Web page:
Skip to content Skip to main navigation Report an accessibility issue

History of the Department

History of the Department


A chemical engineering curriculum first appears in the UT catalog. The curriculum is a mixture of mechanical engineering and industrial chemistry courses.


Harry A. Curtis, the chief chemical engineer at the Tennessee Valley Authority (TVA), impresses upon UT President James B. Hoskins the importance of establishing a chemical engineering program at UT, reportedly saying, “Mr. President, you offer a chemical engineering program, but I would not hire any of its graduates.” Hoskins and Curtis agree that TVA will pay half the salary of a chemical engineering professor at UT who will work part-time for the agency.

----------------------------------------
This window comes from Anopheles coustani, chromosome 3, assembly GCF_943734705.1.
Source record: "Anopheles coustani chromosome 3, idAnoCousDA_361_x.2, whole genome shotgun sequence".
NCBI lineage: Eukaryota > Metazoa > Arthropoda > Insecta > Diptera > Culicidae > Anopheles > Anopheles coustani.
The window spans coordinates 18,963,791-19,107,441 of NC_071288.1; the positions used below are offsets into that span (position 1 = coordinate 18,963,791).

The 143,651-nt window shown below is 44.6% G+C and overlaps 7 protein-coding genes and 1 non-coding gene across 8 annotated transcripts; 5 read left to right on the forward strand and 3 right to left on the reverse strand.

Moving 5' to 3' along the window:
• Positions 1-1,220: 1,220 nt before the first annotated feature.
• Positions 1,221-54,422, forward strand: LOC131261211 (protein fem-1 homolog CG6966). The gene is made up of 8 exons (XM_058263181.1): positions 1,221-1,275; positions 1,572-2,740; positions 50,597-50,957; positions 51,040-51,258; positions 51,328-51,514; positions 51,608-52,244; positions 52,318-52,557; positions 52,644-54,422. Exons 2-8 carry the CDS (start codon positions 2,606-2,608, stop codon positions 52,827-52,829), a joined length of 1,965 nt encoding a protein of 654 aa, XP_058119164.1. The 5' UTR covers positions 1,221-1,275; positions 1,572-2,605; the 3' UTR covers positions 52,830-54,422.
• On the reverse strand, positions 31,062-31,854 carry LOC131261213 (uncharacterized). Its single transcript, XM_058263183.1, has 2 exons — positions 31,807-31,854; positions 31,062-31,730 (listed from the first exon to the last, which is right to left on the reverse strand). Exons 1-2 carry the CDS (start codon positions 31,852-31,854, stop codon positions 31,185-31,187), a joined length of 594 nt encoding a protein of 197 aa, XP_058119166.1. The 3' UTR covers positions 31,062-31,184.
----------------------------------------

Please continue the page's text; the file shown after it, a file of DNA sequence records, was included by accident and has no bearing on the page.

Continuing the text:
Field showing the results of TVA's fertilizer versus the same crop without the fertilizer.

Field shows results of TVA fertilizer


Graduate work in chemical engineering is initiated, leading to the degree of Master of Science. Research in support of the TVA fertilizer development program is funded by TVA and facilitated by a well-equipped machine shop supervised by E.H. Honeycutt (known as “Chief”) with salary initially partially supported by TVA.


The UT Board of Trustees approves the establishment of the Department of Chemical Engineering (ChE) at UT within the College of Engineering, initially housed in Estabrook Hall.

Estabrook Hall, 1898.

Estabrook Hall